The Formula Kite class is a high performance hydrofoiling class using regulated series registered production equipment freely available.
For Regional Games and a possible inclusion in the Olympic Games, one hydrofoil model and one kite model will be selected for a plain level playing field and to avoid an arms race.
The KiteFoil class is a full development class with minimal equipment limitation, allowing brands to test the latest equipment on the market.
The GoldCup tour is the sports premium event series with events all around the world and a strong focus on media production and prize money level.
The Expression Disciplines currently include Freestyle, Big Air, Wave Riding, Strapless Freestyle and Park. Competition is judged on difficulty and execution rather than "first past the post".
World Sailing, IKA and GKA have agreed to share the responsibilities for the Expression Disciplines with the Open World Titles awarded through professional tours.
Kiteboarding has been included in the 2018 Youth Olympic Games with a boardercross event on IKA TwinTip:Racing equipment, for boys and girls under 18.
Have a look here to learn more about equipment limitations, formats and qualification opportunities.
The IKA continues to campaign for an inclusion of kiteboarding in the 2020 Tokyo Games and several Regional Games on One Design Kitefoiling Equipment.
The Formula Kite class is the only afforadable solution for emerging and developing nations to compete in high performance classes and ticks all boxes of the IOC requirements, especially for youth and media appeal.
Lighter conditions cause upsets up and down the rankings on day four of the kiteboard racing worlds in China.
Boao, Hainan – The lighter, shifting winds that graced day four of the kiteboard racing world championships threw a spanner in the works of the reigning title holders’ virtually unchallenged bid for back-to-back victories, while favouring riders whose style more suited the conditions.
Reigning champion Johnny Heineken (USA) – who had looked odds on favourite to retain his title after dominating the first three days of the International Kiteboard Association’s (IKA) course racing worlds – failed to win any of his four races.
Even sister Erika Heineken (USA), who had won all eleven of her previous races in the series, suffered her first defeat at the hands of Steph Bridge (GBR) in the second race of the day. But she showed her class in the two other women’s races when she clawed back deficits to score two bullets.
Day four of the event in Boao, Hainan, being organized and locally managed by Kite Tour Asia (KTA) and the resort development of King Bay, saw big changes not only in the conditions but how the riders coped with the clear skies and winds that reached 14kts, before dropping to around 7kts.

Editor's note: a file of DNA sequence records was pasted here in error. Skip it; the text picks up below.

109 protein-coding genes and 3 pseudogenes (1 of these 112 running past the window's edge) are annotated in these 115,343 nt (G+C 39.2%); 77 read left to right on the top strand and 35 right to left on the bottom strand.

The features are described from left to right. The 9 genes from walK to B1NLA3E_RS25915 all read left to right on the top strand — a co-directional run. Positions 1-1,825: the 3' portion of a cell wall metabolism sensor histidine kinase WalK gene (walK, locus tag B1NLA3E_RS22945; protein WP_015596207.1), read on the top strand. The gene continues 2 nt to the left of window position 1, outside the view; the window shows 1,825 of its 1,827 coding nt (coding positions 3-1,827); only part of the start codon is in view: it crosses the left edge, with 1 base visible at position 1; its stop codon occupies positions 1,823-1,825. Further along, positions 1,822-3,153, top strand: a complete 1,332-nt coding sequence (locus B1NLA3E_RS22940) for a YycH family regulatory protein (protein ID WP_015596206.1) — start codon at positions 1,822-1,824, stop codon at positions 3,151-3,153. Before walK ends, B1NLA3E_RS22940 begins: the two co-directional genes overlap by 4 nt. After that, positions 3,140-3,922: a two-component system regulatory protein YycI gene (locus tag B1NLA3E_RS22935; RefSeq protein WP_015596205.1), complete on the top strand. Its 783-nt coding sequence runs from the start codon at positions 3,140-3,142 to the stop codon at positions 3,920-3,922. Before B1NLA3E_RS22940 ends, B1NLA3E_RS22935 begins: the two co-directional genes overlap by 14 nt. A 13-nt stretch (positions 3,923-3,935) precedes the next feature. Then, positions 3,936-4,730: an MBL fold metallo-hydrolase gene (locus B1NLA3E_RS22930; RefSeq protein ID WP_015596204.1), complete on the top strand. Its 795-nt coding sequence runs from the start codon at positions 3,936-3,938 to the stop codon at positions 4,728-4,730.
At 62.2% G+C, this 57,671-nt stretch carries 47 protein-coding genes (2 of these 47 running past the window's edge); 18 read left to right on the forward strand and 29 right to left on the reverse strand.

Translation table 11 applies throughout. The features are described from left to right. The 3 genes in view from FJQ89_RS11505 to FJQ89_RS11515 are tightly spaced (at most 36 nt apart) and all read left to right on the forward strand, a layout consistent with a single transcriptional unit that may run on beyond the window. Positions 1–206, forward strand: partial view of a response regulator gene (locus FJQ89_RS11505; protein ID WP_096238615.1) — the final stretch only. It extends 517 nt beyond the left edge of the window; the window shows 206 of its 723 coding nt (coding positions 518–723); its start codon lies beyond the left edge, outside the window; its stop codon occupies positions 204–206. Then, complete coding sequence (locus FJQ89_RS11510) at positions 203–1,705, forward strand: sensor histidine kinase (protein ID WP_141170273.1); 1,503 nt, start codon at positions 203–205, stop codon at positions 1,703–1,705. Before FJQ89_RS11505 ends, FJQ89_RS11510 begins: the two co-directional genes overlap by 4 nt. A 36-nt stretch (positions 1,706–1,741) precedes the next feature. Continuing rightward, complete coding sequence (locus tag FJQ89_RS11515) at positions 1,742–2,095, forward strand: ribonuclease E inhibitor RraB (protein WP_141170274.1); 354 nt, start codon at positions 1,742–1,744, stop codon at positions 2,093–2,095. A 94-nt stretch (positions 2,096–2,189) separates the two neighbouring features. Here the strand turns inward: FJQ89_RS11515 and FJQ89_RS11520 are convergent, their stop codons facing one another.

By the final races of the day the men and even some of the women were putting up their largest 17m and 19m kites, which were still capable of hurtling them across the flat waters of King Bay to the delight of the thousands of Chinese spectators who had gathered on the beach in balmy temperatures.
The story of the day was the assault on the leader board by nineteen-year-old Florian Gruber (GER) as he advanced his standing against Johnny Heineken who had proved all but unbeatable in the windier conditions.
Gruber scored two bullets and took a second place, leaving Heineken in his wake in each of the races where Andrea Beverino (ITA) also proved strong. But Gruber also took the opportunity to match race Heineken in the fourth and final race of the day, depriving both of high-placed finishes, but driving the American further off the pace.
“The lighter conditions are much more in my favour,” said Gruber, reveling in his run. “My aim in my races is really to stay out of trouble. I tend to point a bit higher, so I start in the middle of the fleet. Johnny Heineken can start a bit further downwind.”
The larger kites and lighter winds also smiled on Maxime Nocher (FRA), who in the final races of the session also scored two bullets, to the joy of the tight and well organized French team.
If anything, the order at the top of the women’s fleet was even tighter. Bridge finally halted Heineken’s winning streak in the second race of the day. But the American only faltered momentarily before reasserting her dominance.
Sixteen-year-old Elena Kalinina (RUS) pushed both Heineken and Bridge hard on her foil kite, but surrendered leads and was overhauled by both women in two of the three women’s races of the day. In the third race she held a good lead by misjudged the lay line to the windward mark and, along with Heineken, caught a trailing buoy line and fell.
“First of all I was a little underpowered on my 11m kite, which I’d chosen wrongly over my 16m,” said Kalinina. “Then at the top mark I caught a rope in my fins and fell, as did Erika Heineken. There was nothing we could do. Then the wind dropped even more, so I was just pleased to finish where I did.”
Day five to conclude the event will see the top ten ranked men and women competing in platinum fleets for the final medal positions in forecast similarly light conditions.
The video highlights from the third racing day can be found on Vimeo here: https://vimeo.com/80158842
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